“‘Our critical infrastructure in this country — whether it is utilities, electric, water, power, banking services, credit-card processors, payment processors, healthcare companies — you know what, they get bot attacks every single day, by the thousands, by the thousands. And they have figured it out, but you guys haven’t? This is unbelievable. You ought to be able to get some good advice from some people and figure this out.’”
That line above came Tuesday from Sen. Marsha Blackburn, a Tennessee Republican, during a Senate Judiciary Committee hearing that focused in large part on Ticketmaster’s botched sale of Taylor Swift tickets in November.
Blackburn was responding to a top executive from the ticketing giant telling the committee that web robots were to blame for November’s fiasco.
As the Taylor Swift tickets went on sale, Ticketmaster was hit “with three times the amount of bot traffic than we’d ever experienced,” said Joe Berchtold, chief financial officer and president for Ticketmaster’s parent company, Live Nation Entertainment Inc.
“While the bots failed to penetrate our systems or acquire any tickets, the attack required us to slow down and even pause our sales,” Berchtold told the committee. “This is what led to a terrible consumer experience, which we deeply regret. We apologize to the fans. We apologize to Ms. Swift. We need to do better, and we will do better.”
The CFO repeatedly drew criticism from both Republicans and Democrats as he testified along with five other witnesses at Tuesday’s hearing, which was titled “That’s The Ticket: Promoting Competition and Protecting Consumers in Live Entertainment.”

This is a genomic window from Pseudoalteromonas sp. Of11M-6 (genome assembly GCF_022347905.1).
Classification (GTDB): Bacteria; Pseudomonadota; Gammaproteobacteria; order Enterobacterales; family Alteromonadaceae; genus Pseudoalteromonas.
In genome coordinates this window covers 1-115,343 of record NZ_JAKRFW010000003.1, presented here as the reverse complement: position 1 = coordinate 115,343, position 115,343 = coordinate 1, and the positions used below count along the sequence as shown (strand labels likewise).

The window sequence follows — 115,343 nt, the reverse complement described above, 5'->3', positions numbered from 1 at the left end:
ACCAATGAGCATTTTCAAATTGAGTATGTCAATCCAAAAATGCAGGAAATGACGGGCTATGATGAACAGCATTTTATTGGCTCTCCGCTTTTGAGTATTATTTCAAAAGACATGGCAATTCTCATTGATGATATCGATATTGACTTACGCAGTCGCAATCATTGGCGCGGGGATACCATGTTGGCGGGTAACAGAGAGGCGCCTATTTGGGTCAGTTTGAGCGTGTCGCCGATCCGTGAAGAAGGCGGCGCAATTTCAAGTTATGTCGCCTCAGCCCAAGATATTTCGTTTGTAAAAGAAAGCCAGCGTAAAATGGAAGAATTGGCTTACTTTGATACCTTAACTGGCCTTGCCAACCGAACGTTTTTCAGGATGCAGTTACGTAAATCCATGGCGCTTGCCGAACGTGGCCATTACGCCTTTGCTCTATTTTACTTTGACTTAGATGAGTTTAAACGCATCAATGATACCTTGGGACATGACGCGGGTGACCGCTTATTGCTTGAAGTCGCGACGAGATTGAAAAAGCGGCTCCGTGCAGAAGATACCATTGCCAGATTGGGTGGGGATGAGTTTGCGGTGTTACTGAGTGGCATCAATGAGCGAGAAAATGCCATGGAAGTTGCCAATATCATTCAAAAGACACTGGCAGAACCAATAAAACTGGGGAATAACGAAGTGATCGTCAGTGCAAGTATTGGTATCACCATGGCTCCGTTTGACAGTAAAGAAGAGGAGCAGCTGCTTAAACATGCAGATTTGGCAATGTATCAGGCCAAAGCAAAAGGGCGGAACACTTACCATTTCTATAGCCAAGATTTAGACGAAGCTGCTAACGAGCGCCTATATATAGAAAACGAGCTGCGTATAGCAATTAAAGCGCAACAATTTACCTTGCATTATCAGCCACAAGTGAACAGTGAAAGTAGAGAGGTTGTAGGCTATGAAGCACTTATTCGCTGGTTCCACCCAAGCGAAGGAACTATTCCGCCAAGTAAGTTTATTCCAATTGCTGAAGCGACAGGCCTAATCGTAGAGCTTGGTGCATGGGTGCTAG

“Mr. Berchtold, I want to congratulate and thank you for an absolutely stunning achievement. You have brought together Republicans and Democrats in an absolutely unified cause,” said Democratic Sen. Richard Blumenthal of Connecticut, adding that the CFO’s approach at the hearing is “going to solidify that cooperation.”
“As I hear and read what you have to say, it’s basically, ‘It’s not us. It’s everyone but us.’ And the fact of the matter is that Live Nation-Ticketmaster is the 800-pound gorilla here. You have clear dominance, monopolistic control. This whole concert ticket system is a mess. It’s a monopolistic mess.”
Ticketmaster is estimated to control more than 70% of the market for ticketing and live events.
Ahead of Tuesday’s hearing, analysts at Height Capital Markets suggested investors shouldn’t expect big changes to the ticketing industry after the grilling for Berchtold.
“In our view, while it is possible for legislation to emerge from the hearing, passage into law would be an uphill battle given the current divides between the chambers of Congress,” said Height’s director of research, Benjamin Salisbury, in a note on Monday.
Republicans have taken control of the House of Representatives this month following wins in November’s midterm elections, so analysts expect Washington gridlock on many issues, as Democrats still have their grip on the Senate and White House.
It’s more likely that the Justice Department could take action and aim to extend a key consent decree further, according to Salisbury.
That decree bars Live Nation from forcing venues that want to book its tours to use Ticketmaster, and from retaliating when venues use a competitor. It was entered into in 2010 to allow Live Nation to merge with Ticketmaster, and it was due to expire in 2020 but got extended to 2025 as part of a settlement.
“The more probable outcome is that the hearing increases the calls from Congressional members for the DOJ to either (a) extend the conditions of the current consent decree between Live Nation/Ticketmaster beyond 2025, or (b) proceed to break up the companies. However, breaking up companies is an exceedingly rare process,” the Height analyst said.
Reports in November said Live Nation is facing a probe by the DOJ’s antitrust division, with the investigation predating the Taylor Swift debacle.